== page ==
There are three key reasons why a protocol between a municipality and 211 is important:
- Mutual notification information;
- Agreed upon activation procedures; and
- Ongoing two-way communication processes (i.e. municipalities sharing media releases and other information with 211 as the situation changes and directing the public to call 211 for non-emergency information).
Municipal Emergency Information Officers are the key providers of information, therefore having effective lines of communication between them and 211 are important. We understand that formal agreements bog down municipal staff, including those in legal departments, and what is really required is a straightforward communication protocol focused on notification, activation and communication.
211 and 311: Working Together
In several municipalities, dialing 3-1-1 or accessing 311 online connects you to city or government services. Typically, 311 directs complex social service inquiries to 211, enabling 311 to focus on key municipal service questions. The role of 211 and 311 may differ with each community, but it will always be complementary.
If you are interested in a meeting or presentation about how you can work with 211 in your emergency planning, contact the 211 Regional Service Partner that serves your municipality.
211’s Cross Border Exercise: Sarnia and Port Huron
In 2016, 211 Ontario participated in the Canada-United States Enhanced Resiliency Experiment, also known as CAUSE IV, which was supported by Canadian and American federal agencies.
Based on a tornado situation in Sarnia, Ontario and Port Huron, Michigan, CAUSE IV sought to improve cross-border collaboration and test new technologies. In this exercise, 211 Ontario and Michigan 211 collaborated to create mock call scenarios that 211 would likely receive during such a disaster, agreed to collect key demographic information such as the caller’s zip/postal code, and used common terminology to explain callers’ needs. 211 call data was then plotted on a situational awareness map that was utilized by municipal Emergency Operations Centres on both sides of the border. The CAUSE IV experiment demonstrated how 211 data could be easily shared, presented in a visual format, and utilized to support decisions made by emergency officials.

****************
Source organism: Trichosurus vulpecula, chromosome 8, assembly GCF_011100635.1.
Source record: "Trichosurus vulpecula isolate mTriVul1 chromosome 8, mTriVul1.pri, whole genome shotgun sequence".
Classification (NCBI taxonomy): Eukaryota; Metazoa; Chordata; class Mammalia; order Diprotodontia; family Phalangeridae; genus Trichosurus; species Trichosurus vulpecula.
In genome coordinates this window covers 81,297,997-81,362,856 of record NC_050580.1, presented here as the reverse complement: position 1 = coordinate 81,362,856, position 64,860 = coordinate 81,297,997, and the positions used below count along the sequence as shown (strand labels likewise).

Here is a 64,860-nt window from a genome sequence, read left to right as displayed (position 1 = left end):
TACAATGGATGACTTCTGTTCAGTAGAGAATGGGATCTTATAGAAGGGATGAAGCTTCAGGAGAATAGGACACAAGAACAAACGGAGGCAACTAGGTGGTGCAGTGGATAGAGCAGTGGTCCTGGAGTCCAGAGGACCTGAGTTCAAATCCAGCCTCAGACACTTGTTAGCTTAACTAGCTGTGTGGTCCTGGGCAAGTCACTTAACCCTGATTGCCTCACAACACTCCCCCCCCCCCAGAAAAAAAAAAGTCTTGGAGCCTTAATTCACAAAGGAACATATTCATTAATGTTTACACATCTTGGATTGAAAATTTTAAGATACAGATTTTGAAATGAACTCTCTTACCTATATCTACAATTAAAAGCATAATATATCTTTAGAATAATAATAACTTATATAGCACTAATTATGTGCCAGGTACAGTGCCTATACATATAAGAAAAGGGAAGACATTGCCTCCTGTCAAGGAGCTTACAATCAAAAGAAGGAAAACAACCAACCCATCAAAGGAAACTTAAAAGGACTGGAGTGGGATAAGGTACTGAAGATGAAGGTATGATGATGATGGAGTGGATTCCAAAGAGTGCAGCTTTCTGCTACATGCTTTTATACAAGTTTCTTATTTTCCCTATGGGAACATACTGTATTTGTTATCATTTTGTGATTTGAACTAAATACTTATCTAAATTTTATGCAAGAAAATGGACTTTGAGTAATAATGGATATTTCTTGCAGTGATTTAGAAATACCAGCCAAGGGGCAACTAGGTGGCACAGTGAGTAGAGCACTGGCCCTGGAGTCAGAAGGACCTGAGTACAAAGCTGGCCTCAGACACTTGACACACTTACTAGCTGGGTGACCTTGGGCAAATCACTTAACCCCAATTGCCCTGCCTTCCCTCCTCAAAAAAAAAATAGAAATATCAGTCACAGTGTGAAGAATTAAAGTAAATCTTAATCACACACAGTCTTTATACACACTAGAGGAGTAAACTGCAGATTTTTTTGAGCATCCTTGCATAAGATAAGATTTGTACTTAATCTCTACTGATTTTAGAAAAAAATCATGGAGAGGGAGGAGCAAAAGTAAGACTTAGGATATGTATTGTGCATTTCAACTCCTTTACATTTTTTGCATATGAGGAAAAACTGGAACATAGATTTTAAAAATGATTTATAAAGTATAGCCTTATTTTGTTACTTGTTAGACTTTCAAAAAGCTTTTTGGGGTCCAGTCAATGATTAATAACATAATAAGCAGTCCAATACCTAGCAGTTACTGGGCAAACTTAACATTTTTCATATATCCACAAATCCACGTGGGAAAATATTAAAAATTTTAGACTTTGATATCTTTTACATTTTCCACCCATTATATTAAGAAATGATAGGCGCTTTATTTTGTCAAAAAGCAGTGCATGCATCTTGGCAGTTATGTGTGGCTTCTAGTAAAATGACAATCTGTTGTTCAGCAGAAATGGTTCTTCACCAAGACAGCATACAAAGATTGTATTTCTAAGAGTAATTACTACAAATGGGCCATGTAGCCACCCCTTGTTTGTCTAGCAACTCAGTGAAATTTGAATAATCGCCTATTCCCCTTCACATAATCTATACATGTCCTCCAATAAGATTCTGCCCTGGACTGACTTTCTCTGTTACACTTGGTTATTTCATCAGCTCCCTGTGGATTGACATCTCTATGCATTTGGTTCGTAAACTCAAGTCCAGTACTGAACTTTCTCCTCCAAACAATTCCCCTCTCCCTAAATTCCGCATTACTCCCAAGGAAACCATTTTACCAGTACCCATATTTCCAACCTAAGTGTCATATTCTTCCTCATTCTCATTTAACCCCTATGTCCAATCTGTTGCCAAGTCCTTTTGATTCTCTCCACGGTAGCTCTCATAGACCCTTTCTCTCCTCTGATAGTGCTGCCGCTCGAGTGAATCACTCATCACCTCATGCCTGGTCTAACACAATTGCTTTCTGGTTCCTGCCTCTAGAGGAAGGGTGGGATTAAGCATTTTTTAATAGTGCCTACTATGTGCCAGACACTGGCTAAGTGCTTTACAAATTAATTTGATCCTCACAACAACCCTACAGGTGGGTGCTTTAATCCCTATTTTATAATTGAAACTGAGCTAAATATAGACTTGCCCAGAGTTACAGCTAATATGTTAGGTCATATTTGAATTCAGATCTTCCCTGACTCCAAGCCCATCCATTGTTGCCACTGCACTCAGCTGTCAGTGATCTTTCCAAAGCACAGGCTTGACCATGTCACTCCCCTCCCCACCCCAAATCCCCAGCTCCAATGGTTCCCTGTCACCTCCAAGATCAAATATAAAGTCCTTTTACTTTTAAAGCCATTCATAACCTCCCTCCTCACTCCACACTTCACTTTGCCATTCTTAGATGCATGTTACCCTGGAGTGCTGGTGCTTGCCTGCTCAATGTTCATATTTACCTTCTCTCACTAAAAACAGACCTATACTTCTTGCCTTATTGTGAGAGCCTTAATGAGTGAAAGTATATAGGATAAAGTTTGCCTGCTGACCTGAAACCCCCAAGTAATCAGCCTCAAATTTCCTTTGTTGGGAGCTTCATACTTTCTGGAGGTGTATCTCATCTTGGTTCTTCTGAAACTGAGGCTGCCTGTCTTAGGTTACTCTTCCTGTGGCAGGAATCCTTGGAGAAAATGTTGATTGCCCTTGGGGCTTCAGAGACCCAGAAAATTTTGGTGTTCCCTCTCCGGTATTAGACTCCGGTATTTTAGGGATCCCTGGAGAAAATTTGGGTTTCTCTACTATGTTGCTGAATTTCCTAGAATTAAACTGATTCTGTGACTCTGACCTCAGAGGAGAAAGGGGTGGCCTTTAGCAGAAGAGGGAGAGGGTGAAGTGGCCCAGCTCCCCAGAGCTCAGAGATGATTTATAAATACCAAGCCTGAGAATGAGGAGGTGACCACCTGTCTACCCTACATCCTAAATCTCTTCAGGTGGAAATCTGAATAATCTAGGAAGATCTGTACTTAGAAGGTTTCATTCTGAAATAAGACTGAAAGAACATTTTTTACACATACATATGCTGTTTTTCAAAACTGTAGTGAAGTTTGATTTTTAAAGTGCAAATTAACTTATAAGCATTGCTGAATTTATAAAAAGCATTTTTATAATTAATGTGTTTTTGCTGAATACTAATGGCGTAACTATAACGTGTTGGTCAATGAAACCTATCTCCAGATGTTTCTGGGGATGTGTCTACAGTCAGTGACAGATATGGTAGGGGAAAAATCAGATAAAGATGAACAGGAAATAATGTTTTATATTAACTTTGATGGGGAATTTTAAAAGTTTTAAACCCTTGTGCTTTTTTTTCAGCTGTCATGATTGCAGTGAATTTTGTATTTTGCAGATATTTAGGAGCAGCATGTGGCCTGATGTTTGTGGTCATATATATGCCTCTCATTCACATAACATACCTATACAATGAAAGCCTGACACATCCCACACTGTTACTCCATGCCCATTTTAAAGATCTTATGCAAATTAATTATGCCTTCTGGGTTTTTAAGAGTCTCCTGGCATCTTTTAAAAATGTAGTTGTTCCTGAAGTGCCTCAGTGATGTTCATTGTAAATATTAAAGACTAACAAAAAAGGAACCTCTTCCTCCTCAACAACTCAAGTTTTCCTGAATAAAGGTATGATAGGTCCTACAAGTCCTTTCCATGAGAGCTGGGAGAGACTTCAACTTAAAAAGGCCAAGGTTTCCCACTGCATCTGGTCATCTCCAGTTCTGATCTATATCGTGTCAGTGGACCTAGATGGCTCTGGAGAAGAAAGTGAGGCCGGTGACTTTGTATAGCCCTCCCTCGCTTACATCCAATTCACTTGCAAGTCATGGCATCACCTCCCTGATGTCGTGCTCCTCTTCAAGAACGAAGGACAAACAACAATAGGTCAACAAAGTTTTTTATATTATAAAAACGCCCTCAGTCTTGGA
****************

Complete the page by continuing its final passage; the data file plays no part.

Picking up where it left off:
211 Ontario seeks to continually improve its ability to serve as a public inquiry line during times of disaster through internal capacity building, external partnership development and participation in emergency preparedness activities such as CAUSE IV.
Click here to watch a video about this exercise.
2015 Emergencies in Lambton County
In June 2015, an unusual incident happened on a golf course in Lambton Shores, Ontario. A pond began spouting up like a geyser and officials soon realized that this was causing the release of naturally occurring gases that could potentially be harmful to people in the area.
Nearby residents were evacuated for a short time while the matter was investigated and the golf course remained closed for a couple of weeks as the geyser subsided. However, the pond continued to bubble and release gases. Throughout this incident, Lambton County’s Community Emergency Management Coordinator kept 211 informed, and the public were encouraged to call 211 to get information and updates about the situation.
In November of that year, there was a significant fire at a large apartment building in the City of Sarnia that required all residents to be evacuated for over a week. Again, emergency officials contacted 211 and asked for assistance in answering calls from the public. In the first 24 hours of the incident, 211 handled over 170 calls from residents affected by the fire. Inquiries included where they should go if they did not have friends or family to stay with, whether or not their family members had been safely evacuated from the building, and when they would be permitted to return to their apartments.
The County of Lambton and City of Sarnia’s emergency officials have developed a strong relationship with 211 over the past few years in preparation for emergency situations such as these. When these events occurred, municipal officials received support from 211 and residents had a number they could call 24 hours a day, seven days a week to get reliable and timely information during stressful times.
2013 Toronto Flash Flood
In the first 17 hours following the July 8, 2013 flash flood in Toronto, 682 people contacted 211 Central.
“The woman in the car in front had water up to her windows, it was awful, very frightening,” said one shaken driver caught unexpectedly in the one-in-100-year sudden storm that hit Toronto, stranding commuters and resulting in 300,000 residents without hydro. Most 211 calls that day were from people who had lost power and access to information from T.V., the internet or radio. Inquiries ranged from questions about the extent of the power outage and when hydro repair would be completed, to dealing with spoiled food, and how to navigate the city as Union Station was flooded and would remain so for days.